I just sent in book four in the Viennese Mysteries to my editor in London and began thinking about one of the main characters in this series installment, the famous Viennese courtesan, Josephine Mutzenbacher.
Well, perhaps famous is a bit too strong. This mythic prostitute was introduced to Viennese readers in the 1906 novel, Josefine Mutzenbacher – Die Lebensgeschichte Einer Wienerischen Dirne, Von Ihr Selbst Erzählt (Josephine Mutzenbacher – The Life Story of a Viennese Whore, as Told by Herself). This first-person pseudo-memoir was written–the experts finally concur–by Siegmund Salzmann, better known by his pen name of Felix Salten, and, if known at all to readers outside the German-speaking world, as the author of Bambi.
In the novel, Salten depicts a strong-spirited woman in her fifties–Pepi to her friends–looking back with candor and sometimes even humor on her sexual adventures.
Modern readers, of course, would call these incidents abuse rather than adventures, for her initiation into matters sexual came at the hands of an aged roomer, or Bettgeher, in her humble working-class apartment when she was only five. By twelve she had graduated to the streets and then soon to the plentiful brothels of the Austrian capital in the waning years of the nineteenth century.
By the way, for those troubled by the the contrasting genres Salten chose to write in, there is a bit of a moral to the tale. Though Salten’s later work, Bambi, became a bestseller in Europe and in the U.S., the author foolishly sold off the film rights in the early 1930s for only $1,000–hardly chump change at the time, but compared to what Disney would do with the franchise…?
I portray Mutzenbacher as an actual person in my fiction. It is 1901 and she has now become an infamous madam and proprietor of her own house of ill repute, The Bower. Not to give too much away, but my fictional protagonist, Karl Werthen (pronounce it “VAIR-tun”) , a wills and trusts lawyer as well as a private inquiries agent, is employed by Mutzenbacher to find the killer of her favorite young “employee” at the Bower, Mitzi. The police have better things to do than track down the killer of a prostitute, it seems. Salten is also in attendance, already beginning his anonymous biographical efforts.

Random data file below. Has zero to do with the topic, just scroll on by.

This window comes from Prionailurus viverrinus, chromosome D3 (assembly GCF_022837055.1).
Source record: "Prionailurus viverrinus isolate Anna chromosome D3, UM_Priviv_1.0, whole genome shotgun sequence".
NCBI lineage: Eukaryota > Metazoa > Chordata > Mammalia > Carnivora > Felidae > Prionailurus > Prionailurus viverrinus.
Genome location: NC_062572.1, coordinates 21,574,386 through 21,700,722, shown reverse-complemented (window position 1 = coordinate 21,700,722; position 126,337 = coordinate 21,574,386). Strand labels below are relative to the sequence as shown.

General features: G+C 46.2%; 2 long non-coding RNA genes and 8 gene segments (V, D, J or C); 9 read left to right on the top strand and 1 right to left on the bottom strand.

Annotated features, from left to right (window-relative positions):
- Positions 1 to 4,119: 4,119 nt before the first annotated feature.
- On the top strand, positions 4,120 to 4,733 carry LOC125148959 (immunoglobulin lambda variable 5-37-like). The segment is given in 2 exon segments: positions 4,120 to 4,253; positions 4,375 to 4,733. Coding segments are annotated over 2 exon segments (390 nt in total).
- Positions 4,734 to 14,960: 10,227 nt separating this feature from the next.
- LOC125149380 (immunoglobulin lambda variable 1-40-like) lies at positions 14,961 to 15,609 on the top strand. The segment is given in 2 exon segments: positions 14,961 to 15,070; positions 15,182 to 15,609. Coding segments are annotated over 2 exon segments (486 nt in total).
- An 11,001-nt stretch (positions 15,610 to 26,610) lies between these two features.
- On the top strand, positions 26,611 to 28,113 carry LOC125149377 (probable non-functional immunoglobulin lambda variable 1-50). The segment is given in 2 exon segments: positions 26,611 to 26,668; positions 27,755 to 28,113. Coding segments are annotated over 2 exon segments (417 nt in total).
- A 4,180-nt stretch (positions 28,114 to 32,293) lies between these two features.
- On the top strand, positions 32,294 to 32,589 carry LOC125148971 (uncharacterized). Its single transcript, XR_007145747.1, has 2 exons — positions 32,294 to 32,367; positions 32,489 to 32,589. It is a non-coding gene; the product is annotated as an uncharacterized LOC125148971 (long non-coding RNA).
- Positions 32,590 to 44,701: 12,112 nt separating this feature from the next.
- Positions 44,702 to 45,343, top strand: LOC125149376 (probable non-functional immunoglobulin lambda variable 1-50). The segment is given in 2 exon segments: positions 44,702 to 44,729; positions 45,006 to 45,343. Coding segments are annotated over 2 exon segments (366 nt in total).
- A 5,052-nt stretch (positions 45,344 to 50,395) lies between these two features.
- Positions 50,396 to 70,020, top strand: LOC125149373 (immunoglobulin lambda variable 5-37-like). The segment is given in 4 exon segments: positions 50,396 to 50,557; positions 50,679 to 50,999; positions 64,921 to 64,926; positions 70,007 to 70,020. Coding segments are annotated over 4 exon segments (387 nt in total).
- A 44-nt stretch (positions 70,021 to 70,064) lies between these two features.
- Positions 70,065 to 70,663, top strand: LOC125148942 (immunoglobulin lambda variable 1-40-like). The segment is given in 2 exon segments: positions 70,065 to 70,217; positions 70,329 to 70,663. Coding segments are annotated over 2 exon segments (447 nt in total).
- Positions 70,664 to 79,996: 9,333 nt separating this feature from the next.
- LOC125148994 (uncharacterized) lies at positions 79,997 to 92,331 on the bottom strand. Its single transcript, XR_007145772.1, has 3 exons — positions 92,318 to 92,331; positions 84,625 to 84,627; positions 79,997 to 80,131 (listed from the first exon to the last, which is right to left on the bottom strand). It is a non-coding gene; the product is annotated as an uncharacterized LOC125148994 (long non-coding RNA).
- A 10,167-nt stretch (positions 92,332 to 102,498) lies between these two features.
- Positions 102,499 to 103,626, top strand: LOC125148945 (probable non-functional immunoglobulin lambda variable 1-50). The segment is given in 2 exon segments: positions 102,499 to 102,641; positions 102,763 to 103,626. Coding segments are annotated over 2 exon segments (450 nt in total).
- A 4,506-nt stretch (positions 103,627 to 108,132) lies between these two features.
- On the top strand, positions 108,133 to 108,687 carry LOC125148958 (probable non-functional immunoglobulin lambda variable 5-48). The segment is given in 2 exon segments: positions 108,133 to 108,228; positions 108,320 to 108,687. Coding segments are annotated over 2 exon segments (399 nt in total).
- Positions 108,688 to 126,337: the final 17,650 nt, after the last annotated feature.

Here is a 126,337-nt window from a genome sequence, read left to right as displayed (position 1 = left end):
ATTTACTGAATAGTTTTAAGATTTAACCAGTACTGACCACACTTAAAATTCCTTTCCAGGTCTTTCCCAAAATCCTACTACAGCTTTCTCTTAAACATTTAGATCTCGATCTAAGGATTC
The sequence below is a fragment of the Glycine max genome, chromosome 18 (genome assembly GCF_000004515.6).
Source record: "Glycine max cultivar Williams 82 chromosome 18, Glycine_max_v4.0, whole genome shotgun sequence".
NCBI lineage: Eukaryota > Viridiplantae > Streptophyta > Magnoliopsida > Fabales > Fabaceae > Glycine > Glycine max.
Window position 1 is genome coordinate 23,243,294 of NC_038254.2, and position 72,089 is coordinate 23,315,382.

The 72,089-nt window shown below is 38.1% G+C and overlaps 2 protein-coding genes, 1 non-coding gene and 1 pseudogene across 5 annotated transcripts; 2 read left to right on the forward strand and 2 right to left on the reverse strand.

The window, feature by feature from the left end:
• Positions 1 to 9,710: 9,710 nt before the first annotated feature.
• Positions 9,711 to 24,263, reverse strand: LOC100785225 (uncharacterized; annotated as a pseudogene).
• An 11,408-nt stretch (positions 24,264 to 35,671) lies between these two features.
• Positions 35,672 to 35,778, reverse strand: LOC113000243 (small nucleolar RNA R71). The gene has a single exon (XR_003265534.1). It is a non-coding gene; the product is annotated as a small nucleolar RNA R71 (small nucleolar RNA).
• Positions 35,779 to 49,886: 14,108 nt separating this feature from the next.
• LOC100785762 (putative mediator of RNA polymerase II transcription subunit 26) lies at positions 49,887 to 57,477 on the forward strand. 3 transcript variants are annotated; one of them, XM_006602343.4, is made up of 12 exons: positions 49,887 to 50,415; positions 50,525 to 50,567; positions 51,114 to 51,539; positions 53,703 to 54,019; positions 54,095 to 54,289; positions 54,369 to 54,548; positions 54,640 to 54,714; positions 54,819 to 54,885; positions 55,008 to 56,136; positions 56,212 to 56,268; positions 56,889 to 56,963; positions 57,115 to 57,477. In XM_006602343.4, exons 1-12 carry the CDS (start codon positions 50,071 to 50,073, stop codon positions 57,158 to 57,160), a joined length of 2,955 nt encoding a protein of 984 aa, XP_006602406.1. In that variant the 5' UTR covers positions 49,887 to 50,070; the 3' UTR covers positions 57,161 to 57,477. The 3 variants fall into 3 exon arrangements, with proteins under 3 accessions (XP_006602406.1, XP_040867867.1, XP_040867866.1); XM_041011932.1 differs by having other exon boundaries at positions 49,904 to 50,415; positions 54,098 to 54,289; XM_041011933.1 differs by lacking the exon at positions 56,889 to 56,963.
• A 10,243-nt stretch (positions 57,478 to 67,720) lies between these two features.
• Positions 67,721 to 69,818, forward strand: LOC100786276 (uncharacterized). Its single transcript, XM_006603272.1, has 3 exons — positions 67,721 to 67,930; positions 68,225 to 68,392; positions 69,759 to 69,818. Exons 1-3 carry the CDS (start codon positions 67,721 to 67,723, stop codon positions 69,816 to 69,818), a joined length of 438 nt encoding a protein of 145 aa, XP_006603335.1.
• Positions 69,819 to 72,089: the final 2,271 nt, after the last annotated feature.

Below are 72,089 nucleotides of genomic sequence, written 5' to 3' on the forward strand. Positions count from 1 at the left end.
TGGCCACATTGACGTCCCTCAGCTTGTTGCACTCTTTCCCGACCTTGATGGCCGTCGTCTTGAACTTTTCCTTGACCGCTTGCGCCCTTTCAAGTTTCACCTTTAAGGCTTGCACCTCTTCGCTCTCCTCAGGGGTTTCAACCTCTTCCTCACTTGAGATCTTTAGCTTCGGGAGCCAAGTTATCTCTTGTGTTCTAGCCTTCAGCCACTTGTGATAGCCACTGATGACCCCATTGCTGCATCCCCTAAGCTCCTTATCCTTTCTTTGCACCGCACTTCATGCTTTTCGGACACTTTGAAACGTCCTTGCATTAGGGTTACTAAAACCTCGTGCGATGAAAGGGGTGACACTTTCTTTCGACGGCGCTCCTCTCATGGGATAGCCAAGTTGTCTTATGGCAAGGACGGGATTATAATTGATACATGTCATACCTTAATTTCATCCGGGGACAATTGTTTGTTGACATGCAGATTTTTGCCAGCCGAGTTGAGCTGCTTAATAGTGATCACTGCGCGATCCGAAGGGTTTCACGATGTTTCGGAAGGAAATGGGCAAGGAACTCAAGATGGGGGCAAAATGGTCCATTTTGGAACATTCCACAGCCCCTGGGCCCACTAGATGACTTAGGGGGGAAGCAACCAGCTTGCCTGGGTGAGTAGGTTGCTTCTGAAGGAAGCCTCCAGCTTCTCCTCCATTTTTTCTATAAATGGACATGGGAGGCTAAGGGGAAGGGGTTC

This is not the first time I have written about Josephine Mutzenbacher. I first came across her story while researching my nonfiction work, Hitler in Vienna. I wanted to portray all aspects of fin de siècle Vienna and decided to use this novel as a bit of a backgrounder into the sexual life of the city at the time.
Problem was, I could not lay my hands on a copy of the novel. There were German editions available, but I confess that my smut German was and still is not quite up to par. Nor were there dictionaries available at the time–this was the late 1970s–that dealt with sexual slang. I was doing most of my research at the National Library in Vienna and discovered that they actually had in their collection an old Obelisk Press edition in English. Hurray! Problem solved.
Except that it wasn’t.
The only copy in all of Vienna’s vast National Library was kept under lock and key, like some “eyes-only” holy grail of national defense. I queried the harried book porter at the library–these white-coated gents actually fetched books from the closed stacks and brought them to you in the elegantly appointed reading room. He squinted at me as if I had just made a pass at him, and then blurted out that I would have to see the Herr Direktor about such a request.
What can I say? I was young. I had many years ahead of me and thus there was time for such battles in my life. I slowly crept up the bureaucratic food chain at the National Library until I did, indeed, arrive at the office of the Herr Direktor. I look back and wonder how I did that. A combination, I suppose, of stubbornness and American naiveté, neither of which were going to get me far with Herr Direktor, a wizened little fellow with round tortoise shell reading glasses that lent him an owlish appearance as he sat behind his massive rococo desk. He peered at me over the top of his glasses as I was ushered in by his secretary–I can still hear the swish-swish of her nylons as she walked.
He seemed vastly unimpressed by my jeans and turtle neck sweater. The fact that I was not affiliated with any university also made him wince.
But I had an ace to play. I had just gotten a contract with a major German house for the book–how was I to know that the Germans were quite eager to pass the blame for Hitler on to the Viennese?
I handed him the contract and he did everything but hold it to the light in search of a forgery. One could almost hear the cognitive dissonance ratcheting in his mind: How could this be-jeaned Ami secure a contract from such a publisher?
He sighed, handed the contract back, and right then and there had his secretary fetch the prized copy of the erotic novel, and led me to a cubicle where I had two hours in which to peruse it and take whatever notes I could.
I have always had a soft spot in my heart for Pepi since then: outliers, the both of us, in Viennese society.